Boni de Castellane sale recalls excesses of ‘Belle Époque’

The French count burned through $10 million of his American heiress wife’s fortune. Their treasures are for sale for the first time in over a century

 

The 1895 marriage of the American railway heiress Anna Gould to the French count Boniface “Boni” de Castellane was the quintessential meeting of Old World aristocracy and New World money, as recorded in the novels of Henry James and Edith Wharton.

Marcel Proust immortalised his blond, blue-eyed, moustachioed friend Boni in fiction, as the bisexual aristocrat Robert de Saint-Loup.

Anna’s fortune doubtless compensated for her plain looks. She chose charming, handsome Boni, who dabbled in politics, from a number of suitors. He then set about dilapidating her dowry. Ten million dollars was a lot of money at the end of the 19th century.

They commissioned the last of the Belle Époque palaces, a pink-marble reproduction of the Versailles Trianon, on the corner of what is now the avenue Foch (where the Irish embassy is located) and the avenue Malakoff. The de Castellanes’ Palais Rose was the scene of the most lavish Belle Époque soirées.

Boni decorated the Palais Rose with the fervour of a Florentine prince. He bought Gobelin tapestries, portraits by Rembrandt, Reynolds and Van Dyck, a 13th-century carpet from Lisbon cathedral, and a clock which Louis XIV had given to the Pope. Ornate 18th-century furniture made by André-Charles Boulle was one of his greatest weaknesses.

“I was driven by passion as strong as that of some players for cards,” Boni wrote in his memoirs, titled The Art of Being Poor. He called his gluttony for fine antiques “my slide into the abyss”.

Extravagant

Boni “launched the age of celebrity, what the French call ‘people-isation’,” says Eric Mension-Rigau, professor of contemporary history at the Sorbonne and Boni’s biographer. Caricatures of Boni appeared often in the French press. Jacques-Émile Blanche and Kees Van Dongen were among the artists who painted his portrait.

Anna and Boni “were the best example of French aristocracy marrying uncouth Americans stuffed with money”, says Lionel Gosset, director of collections at Christie’s. He believes buyers will be interested “because all these objects were bought between 1895 and 1906 and are reappearing on the market in 2017. Being off the market for more than 100 years gives them a kind of virginity, with wonderful tales of their provenance.”

Estimates range as low as €400 for a late-19th-century watercolour titled Le Rendez-vous to between €4 million and €6 million for Francesco Guardi’s exquisite painting of the Piazza San Marco in late-afternoon shadow. It hung against a green silk background over Diane de Castellane’s sofa in her last home in Paris’s La Muett e district.

Ebony cases

Some items were acquired after Anna expelled Boni from the Palais Rose in 1906. In 1926, Anna commissioned a nécessaire de bureau from the great jeweller Louis Cartier. It is designed to look like a pagoda in an oriental garden, in which the diamond-encrusted clock hands meet to form a dragon, and “shishi” stone lions serve as lids on inkwells. Made of coral, jade, rock crystal, pearls, lapis-lazuli, mother-of-pearl, lacquer, diamonds and enamel, the piece is expected to sell for between €1 million and €1.5 million.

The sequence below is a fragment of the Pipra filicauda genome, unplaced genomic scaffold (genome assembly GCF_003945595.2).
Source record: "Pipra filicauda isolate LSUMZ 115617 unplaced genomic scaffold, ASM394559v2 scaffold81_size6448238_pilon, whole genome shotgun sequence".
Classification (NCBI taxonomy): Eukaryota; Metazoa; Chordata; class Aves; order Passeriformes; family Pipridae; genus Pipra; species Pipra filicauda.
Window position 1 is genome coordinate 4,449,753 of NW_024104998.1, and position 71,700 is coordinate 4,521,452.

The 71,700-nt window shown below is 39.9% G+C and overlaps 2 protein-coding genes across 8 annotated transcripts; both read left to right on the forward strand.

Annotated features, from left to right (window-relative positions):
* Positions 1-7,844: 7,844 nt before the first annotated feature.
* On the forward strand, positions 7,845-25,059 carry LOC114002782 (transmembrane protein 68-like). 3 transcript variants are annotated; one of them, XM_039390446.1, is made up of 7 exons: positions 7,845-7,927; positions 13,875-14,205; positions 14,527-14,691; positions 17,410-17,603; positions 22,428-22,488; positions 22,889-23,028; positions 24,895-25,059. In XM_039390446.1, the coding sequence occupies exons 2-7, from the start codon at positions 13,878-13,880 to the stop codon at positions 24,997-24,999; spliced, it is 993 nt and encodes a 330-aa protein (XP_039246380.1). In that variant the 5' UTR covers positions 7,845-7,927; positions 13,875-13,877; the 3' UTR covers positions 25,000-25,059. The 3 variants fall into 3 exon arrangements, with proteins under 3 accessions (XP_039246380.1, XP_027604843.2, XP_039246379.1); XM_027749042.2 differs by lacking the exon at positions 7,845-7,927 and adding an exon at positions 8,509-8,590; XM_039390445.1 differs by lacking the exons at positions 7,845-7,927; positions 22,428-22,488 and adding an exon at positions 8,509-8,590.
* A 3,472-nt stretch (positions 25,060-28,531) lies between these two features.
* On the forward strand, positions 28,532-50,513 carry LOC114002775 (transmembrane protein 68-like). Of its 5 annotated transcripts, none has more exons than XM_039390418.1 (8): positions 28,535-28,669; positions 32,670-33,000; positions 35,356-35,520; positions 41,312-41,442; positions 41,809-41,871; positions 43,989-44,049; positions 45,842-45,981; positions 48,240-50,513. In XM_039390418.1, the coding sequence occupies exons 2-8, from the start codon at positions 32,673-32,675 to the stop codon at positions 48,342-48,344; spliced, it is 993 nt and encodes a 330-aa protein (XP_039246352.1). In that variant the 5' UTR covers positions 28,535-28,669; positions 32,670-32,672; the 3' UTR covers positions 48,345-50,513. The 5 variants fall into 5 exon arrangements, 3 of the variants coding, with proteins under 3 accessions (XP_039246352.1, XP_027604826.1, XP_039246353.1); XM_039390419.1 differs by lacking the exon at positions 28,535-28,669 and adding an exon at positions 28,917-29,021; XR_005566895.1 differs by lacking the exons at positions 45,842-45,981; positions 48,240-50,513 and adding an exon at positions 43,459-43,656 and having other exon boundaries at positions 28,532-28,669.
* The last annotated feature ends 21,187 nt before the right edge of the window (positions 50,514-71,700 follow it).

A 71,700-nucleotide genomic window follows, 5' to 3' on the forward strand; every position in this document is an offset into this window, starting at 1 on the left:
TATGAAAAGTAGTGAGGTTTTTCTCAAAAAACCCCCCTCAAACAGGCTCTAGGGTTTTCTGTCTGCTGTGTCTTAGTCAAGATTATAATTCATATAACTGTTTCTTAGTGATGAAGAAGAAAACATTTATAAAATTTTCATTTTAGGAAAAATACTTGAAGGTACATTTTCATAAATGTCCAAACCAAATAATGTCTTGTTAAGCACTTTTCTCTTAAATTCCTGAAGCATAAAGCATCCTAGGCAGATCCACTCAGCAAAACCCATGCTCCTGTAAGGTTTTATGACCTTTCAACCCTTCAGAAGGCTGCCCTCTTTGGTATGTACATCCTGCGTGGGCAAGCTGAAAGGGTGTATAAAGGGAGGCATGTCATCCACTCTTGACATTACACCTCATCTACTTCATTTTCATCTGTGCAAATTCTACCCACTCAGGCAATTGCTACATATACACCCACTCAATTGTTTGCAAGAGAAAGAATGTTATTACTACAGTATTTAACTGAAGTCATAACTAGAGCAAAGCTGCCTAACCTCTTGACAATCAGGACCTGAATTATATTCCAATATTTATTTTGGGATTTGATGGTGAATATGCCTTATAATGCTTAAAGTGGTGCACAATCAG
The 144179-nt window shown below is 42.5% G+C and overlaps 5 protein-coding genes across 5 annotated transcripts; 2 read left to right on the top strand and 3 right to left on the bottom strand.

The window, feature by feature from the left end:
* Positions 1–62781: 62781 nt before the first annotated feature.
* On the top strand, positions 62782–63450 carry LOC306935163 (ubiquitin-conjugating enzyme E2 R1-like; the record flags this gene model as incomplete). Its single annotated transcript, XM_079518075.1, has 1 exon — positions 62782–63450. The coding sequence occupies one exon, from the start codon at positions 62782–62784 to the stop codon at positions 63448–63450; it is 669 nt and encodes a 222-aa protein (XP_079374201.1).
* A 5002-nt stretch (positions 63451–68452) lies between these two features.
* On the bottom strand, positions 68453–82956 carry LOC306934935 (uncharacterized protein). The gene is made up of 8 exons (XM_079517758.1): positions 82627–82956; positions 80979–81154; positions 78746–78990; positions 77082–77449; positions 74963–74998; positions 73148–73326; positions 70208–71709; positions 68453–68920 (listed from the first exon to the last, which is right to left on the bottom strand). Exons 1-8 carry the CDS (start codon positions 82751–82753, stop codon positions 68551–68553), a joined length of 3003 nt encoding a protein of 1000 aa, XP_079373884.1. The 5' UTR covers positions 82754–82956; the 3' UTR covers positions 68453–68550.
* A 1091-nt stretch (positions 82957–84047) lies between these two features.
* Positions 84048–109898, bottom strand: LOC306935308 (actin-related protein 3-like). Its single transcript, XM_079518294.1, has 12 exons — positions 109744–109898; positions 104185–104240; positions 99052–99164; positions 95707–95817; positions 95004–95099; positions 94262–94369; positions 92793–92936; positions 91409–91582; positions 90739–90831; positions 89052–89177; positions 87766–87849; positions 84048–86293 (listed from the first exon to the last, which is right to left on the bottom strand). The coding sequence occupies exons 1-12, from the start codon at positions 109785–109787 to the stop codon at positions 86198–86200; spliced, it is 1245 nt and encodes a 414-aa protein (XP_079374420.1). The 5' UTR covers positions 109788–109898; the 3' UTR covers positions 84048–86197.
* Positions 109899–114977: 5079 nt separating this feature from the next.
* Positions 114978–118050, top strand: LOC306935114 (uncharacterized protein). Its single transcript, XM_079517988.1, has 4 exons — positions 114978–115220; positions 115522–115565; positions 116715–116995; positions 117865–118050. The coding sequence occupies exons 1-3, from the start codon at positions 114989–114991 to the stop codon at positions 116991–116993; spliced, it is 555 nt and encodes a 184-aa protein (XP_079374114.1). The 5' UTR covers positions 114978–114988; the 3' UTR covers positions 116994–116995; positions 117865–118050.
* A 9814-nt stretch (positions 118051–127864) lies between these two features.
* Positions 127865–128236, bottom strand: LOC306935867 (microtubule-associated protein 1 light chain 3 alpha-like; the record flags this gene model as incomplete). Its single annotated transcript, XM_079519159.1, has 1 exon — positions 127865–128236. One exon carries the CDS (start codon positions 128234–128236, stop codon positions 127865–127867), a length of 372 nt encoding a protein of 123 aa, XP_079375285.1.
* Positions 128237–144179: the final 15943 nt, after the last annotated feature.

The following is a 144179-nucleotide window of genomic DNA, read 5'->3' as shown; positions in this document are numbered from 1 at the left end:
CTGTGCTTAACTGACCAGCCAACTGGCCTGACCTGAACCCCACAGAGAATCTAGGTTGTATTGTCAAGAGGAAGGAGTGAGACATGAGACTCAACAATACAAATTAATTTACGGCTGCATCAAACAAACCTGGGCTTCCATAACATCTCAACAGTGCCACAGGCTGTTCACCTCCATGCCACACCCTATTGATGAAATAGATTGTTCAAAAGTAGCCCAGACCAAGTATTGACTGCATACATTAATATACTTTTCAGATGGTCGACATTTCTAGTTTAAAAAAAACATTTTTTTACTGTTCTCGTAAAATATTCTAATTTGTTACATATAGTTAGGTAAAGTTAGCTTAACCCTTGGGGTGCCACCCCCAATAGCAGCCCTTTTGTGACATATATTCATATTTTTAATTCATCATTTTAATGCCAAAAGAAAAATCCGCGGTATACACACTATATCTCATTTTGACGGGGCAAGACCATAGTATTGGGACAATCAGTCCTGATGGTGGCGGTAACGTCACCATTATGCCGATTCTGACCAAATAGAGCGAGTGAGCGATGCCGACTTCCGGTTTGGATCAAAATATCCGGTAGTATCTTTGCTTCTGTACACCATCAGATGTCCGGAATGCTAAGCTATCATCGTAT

Equally unique are a pair of egg-shaped Sèvres porcelain “ornaments” from the late 18th century, with a blue-and-gold fluted surface, estimated at between €80,000 and €120,000.

Fragonard’s round oil painting of The Happy Household, in which a child crawls on his father’s lap while the mother stands by, tenderly holding her husband’s hand, is a touching portrayal of Fragonard’s own family life around 1783, estimated at between €500,000 and €700,000.

Pug dog

Boni wrote of Bouboule’s “tender character” and the way the dog looked up at him “with expressive, loving eyes that touch me to tears”.

For Anna had wearied of Boni’s infidelity and spendthrift ways. She obtained a civil divorce in 1906, then forbade Boni from seeing his children.

“He was a wounded man,” Gosset says. “He found himself penniless, as before his marriage . . . He always lived beyond his means. When he had 1,000 francs in his pocket, he spent 10,000. He died owing money to his florist, shirtmaker, tailor. He had debts everywhere, always.”

Despite his bad habits, Boni was a devout Catholic. He tried for years to obtain an annulment of the religious marriage, presumably so he could remarry. In 1924, the highest Vatican tribunal upheld the validity of the marriage and denied the annulment.

Hated cousin

Boni’s fine taste turned out to be his salvation. He established himself as an antique dealer, specialising in advising American millionaires. They eventually enriched US museums with their collections.

Boni died at the age of 65, ever the epitome of a French aristocrat.

With her second marriage, Anna went from being a countess to a duchess. When she died, aged 83, Time magazine eulogised her as “one of the first of the American heiresses whose marriages infused new blood – and new money – into Europe’s sagging aristocracy”. The obituary recalled her marriage to Boni de Castellane as “an 11-year phantasmagoria of pink marble palaces and $150,000 parties during which the Parisian gay blade skated through more than half her inheritance”.

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